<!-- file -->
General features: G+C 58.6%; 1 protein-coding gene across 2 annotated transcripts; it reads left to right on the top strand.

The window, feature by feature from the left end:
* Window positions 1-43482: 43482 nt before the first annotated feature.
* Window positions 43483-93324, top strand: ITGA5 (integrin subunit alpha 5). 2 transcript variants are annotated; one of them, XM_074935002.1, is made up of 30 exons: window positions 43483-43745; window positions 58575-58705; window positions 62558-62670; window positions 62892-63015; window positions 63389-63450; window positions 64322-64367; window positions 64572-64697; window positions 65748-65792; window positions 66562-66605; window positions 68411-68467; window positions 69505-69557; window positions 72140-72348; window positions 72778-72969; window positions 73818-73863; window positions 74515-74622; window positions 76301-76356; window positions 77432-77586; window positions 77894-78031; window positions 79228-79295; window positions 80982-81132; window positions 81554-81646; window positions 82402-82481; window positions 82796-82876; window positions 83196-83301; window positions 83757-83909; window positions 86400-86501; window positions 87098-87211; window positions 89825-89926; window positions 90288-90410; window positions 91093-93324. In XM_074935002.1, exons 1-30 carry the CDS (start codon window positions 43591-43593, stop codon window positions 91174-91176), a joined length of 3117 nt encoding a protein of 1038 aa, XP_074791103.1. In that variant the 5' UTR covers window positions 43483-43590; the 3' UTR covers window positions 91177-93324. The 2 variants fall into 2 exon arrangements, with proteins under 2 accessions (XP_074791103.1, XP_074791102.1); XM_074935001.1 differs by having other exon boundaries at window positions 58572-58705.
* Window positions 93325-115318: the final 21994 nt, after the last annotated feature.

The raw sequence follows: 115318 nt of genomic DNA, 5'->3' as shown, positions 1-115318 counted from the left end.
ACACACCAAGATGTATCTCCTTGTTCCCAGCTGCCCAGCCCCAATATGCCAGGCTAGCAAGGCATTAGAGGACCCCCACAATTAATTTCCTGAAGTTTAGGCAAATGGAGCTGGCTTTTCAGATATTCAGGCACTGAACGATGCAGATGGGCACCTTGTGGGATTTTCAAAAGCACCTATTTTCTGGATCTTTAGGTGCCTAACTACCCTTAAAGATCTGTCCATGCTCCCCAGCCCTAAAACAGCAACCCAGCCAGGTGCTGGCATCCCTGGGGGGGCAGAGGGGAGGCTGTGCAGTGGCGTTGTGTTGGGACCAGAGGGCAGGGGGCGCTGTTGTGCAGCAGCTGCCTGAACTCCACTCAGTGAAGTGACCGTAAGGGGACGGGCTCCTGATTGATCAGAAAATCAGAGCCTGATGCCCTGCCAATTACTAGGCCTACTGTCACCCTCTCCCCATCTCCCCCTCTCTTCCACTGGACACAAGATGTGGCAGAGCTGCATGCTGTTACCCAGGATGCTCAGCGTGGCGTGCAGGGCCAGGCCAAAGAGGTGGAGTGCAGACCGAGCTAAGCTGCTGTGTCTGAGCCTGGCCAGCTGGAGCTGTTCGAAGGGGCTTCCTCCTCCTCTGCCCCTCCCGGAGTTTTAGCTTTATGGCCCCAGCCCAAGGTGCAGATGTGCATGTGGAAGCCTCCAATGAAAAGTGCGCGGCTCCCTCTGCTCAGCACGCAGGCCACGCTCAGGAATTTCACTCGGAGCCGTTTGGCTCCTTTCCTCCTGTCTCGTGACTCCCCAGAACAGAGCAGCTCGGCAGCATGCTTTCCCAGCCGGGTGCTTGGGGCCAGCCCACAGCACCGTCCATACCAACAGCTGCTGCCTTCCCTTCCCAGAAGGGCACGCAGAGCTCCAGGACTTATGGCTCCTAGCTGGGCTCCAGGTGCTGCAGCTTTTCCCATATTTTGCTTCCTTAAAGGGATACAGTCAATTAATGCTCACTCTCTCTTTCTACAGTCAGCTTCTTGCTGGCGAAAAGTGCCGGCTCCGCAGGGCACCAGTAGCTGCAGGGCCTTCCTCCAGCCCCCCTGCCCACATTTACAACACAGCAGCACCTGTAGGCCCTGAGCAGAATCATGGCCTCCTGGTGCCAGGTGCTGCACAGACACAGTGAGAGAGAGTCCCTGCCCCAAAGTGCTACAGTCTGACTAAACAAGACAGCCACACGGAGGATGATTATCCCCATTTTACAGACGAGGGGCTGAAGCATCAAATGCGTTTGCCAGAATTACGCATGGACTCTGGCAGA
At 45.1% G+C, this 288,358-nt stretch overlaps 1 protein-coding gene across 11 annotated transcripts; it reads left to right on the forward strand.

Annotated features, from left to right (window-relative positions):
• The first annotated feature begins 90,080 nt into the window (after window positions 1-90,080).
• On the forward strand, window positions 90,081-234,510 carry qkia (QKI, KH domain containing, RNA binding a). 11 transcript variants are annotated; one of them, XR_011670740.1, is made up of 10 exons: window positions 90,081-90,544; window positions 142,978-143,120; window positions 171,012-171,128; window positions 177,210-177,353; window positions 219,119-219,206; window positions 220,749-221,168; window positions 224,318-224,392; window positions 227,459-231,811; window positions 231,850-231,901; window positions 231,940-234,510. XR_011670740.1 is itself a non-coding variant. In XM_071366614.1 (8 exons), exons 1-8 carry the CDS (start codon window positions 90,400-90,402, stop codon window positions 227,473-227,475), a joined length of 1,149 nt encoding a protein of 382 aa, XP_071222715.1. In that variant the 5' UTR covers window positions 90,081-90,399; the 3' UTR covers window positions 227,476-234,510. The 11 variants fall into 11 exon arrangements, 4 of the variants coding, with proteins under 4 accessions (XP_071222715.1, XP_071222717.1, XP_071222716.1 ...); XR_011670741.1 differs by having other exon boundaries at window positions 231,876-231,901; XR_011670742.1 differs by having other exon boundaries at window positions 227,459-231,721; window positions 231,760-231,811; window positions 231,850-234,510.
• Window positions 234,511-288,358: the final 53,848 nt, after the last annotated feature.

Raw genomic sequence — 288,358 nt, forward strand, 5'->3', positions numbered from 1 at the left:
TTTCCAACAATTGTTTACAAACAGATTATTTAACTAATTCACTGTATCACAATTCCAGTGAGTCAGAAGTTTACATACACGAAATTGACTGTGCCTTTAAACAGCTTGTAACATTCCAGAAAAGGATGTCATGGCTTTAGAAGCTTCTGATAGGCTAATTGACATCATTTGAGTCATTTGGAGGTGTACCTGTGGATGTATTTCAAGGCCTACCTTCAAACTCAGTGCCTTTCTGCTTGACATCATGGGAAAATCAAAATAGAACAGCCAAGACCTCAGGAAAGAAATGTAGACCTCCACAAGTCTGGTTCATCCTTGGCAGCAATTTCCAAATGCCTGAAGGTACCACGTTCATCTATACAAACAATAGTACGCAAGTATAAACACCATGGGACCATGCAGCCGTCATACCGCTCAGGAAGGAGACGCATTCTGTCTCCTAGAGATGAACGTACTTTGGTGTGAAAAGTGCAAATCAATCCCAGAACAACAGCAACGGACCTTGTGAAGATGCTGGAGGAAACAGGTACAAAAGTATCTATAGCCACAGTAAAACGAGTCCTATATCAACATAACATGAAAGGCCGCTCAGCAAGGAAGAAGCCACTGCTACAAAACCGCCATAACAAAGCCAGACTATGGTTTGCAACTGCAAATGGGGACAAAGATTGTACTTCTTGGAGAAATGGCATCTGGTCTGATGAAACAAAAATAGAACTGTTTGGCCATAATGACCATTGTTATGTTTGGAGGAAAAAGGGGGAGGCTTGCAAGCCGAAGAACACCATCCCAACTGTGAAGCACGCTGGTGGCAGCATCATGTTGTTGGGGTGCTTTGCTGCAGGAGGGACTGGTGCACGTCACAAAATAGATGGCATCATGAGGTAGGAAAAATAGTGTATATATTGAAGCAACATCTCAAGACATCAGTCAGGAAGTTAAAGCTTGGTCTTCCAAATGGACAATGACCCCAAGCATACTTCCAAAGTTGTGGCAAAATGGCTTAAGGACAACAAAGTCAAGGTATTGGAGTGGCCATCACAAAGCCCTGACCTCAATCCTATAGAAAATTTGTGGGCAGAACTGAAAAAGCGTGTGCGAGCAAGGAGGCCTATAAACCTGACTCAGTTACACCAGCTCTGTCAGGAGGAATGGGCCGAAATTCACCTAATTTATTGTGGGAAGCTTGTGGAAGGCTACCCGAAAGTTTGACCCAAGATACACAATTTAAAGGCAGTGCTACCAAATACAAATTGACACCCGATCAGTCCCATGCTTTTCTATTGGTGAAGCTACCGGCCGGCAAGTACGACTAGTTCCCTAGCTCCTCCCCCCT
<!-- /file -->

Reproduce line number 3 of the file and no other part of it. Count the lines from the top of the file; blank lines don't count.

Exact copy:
* Window positions 1-43482: 43482 nt before the first annotated feature.